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Coronavirus Crisis: Transitioning from Traditional Office to Working Remotely from Home

This is a guest post written by authors from The Remote Work Summit. They organize the 3rd edition of the World’s largest virtual remote work conference on April 14-16, 2020. With more than 12,000+ attendees and 24+ Industry Experts from organizations such as Microsoft, Shopify, Hubspot, Buffer, and many more,  the Remote Work Summit conference is the leading event for people who want to learn more about building remote teams, organizations, and lifestyles.

As most organizations are encouraging their employees to work remotely from home in the wake of the Coronavirus crisis, we are getting worried. Both, for the rapidly increasing coronavirus cases as well as people transitioning to remote work without any preparation.

You’ve been enjoying the work-from-home perks that you are getting. But what about your work productivity? How will you efficiently work in a virtual environment?

This can be a bit complex, especially for employees who have grown accustomed to the daily hustle and bustle of a traditional office. If you’re someone who is a first-time remote worker, it might be even more difficult.

Working remotely from home can be overwhelming in the beginning. But if you are disciplined and organized, you will quickly settle into the virtual world. And that’s something I’ve learnt from my personal experience.

I started working remotely 3 years ago and it has been a long ride. At first, it was almost like I couldn’t grasp anything that was happening. But eventually, it all came together. And lessons have been learnt from my early days. Now I want to make sure that you learn them beforehand.

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Follow These Steps for a Smooth Transition

1. Working Hours and Breaks

When you have the flexibility to choose when to work and how to work, things can get very chaotic, very easily. With your Netflix queue, a warm comfortable bed, and your family in the next room, distractions come easy. To overcome them and stay focused, you need to define guidelines for everything.

You must always set your working hours and work only during those hours, not before and not after. Assign your tasks to your hours and keep track of time when working on them.

Use tools like Tomato Timer to efficiently track your productivity and help you stay on track.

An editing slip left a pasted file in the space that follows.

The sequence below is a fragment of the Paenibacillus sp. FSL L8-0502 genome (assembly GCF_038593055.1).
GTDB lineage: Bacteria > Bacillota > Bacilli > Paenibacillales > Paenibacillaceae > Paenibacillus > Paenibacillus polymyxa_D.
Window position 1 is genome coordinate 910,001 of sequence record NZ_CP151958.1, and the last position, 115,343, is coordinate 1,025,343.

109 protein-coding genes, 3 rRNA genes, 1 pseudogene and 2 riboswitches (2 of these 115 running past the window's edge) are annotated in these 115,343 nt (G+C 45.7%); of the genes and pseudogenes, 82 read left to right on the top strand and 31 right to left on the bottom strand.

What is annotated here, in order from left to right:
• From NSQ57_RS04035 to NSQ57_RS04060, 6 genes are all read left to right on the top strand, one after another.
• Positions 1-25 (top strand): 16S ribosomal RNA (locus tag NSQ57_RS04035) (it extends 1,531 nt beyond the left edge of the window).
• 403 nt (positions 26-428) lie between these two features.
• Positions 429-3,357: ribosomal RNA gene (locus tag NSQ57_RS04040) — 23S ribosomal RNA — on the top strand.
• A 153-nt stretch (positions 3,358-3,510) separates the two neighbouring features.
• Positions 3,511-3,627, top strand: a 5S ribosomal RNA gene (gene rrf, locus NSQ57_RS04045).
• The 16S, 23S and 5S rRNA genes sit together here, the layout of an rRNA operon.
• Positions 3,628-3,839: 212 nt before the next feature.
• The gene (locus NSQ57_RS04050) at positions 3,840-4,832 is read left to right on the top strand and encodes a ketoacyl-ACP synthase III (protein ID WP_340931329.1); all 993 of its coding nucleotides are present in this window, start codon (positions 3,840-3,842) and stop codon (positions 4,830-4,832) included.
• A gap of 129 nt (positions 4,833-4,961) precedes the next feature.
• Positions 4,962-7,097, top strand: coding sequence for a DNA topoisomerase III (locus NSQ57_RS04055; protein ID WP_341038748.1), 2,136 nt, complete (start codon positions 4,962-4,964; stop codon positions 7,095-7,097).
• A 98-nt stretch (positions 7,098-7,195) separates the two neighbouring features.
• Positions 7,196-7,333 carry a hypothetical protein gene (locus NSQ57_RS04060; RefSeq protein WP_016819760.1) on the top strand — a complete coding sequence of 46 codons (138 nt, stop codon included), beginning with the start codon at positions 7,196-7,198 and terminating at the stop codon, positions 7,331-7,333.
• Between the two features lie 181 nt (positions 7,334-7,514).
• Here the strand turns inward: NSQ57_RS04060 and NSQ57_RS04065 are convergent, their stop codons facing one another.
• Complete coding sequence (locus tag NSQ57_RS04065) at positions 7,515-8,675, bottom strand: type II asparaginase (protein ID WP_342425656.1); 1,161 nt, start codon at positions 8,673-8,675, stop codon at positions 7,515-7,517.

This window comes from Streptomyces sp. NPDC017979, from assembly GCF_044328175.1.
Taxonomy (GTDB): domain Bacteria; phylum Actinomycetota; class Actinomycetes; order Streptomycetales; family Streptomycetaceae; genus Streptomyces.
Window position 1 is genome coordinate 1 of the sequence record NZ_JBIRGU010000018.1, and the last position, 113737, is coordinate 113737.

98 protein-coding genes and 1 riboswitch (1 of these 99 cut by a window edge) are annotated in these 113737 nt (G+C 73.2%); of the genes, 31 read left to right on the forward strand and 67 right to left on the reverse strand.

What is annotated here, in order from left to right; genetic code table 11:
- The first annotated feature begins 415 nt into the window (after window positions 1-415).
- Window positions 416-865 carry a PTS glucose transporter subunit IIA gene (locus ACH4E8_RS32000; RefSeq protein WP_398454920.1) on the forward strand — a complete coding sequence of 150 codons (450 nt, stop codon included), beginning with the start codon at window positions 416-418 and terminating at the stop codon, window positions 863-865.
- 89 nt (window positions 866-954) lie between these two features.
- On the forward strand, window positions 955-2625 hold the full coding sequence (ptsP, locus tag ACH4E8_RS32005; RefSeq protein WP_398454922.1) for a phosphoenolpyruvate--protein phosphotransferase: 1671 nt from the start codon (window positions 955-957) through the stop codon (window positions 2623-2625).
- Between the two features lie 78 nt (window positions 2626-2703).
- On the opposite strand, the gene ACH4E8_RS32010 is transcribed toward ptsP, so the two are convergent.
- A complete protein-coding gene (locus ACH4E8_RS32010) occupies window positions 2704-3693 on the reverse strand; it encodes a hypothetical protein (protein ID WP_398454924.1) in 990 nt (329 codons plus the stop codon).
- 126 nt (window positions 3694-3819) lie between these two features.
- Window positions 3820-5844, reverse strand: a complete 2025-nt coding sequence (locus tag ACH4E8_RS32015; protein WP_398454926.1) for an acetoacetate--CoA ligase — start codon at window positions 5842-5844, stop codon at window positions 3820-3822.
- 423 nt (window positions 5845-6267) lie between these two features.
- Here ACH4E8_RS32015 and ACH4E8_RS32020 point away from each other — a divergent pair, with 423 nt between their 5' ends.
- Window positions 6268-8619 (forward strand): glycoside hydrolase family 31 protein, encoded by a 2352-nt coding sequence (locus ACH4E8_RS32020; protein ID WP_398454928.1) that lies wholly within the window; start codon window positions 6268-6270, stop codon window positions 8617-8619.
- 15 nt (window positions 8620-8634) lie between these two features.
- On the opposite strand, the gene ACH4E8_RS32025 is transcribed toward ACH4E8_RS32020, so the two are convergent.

Apply the same discipline when taking breaks. Decide how many breaks you would require to avoid burnout. For instance, I take a 20 min break after every 2.5 hours. Although this isn’t a hard rule, yet you need to set your own breaks and work accordingly.

2. To-Do Lists

Another way of smoothly transitioning to remote work is by creating a list of everyday tasks. (You could even make weekly or monthly to-do lists but that’s totally up to you.)

A to-do list of daily tasks helps you ensure that you do not miss something out and are able to assign a designated time to each task efficiently. This will also help you save time since you do not have to scroll down your email or check Slack every hour to know what to do next.

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3. Technology is your Best-friend

You’d be missing out on a lot if you do not make the most of the available tools. Firstly, know all the tools used by your team and then actually learn how to use them best. This will help you in quick and efficient communication with the team. Secondly, find out the best remote work tools that can help with your productivity. For instance, I use Trello to make to-do lists instead of a word doc or writing it on a paper. Since Trello provides me with the option of actually checking things off on my list, it increases my efficiency.

4. Communication is essential

One of the most common mistakes new remote workers make is not communicating enough. It only leads to more confusion among the team and delayed timelines.

Make sure you understand all ongoing projects and communication. Do not be afraid to ask questions and resolve your doubts. You must have clarity when working remotely. Also regularly check-in with your teammates and manager but discuss the time interval prior with your team.

5. The Work-Life Balance

One should know when to start working and also when to cut off. When transitioning to remote work, employees tend to work extra hours and overcompensate to show increased productivity. But you should be able to maintain a work-life balance to stay satisfied with your job.

Over to you

Are you going to transition to remote work due to the coronavirus crisis? Or have already done it Are you facing any challenges? If yes, put them in comments below. We’ll be happy to answer.

Want to learn more about building remote teams, organizations, and lifestyles? Get your FREE pass for the Remote Work Summit 2020!

– Remote Work Summit

 


At The Remote Trip, we believe that working remotely is the future of work. We aim to offer the best resources to help you transition from a traditional office job to remote work or starting your own remote business in a supportive, fast and reliable way whilst building a worldwide like-minded community.

Join our LinkedIn group with thousands of (aspiring) remote workers, freelancers, and entrepreneurs for free!

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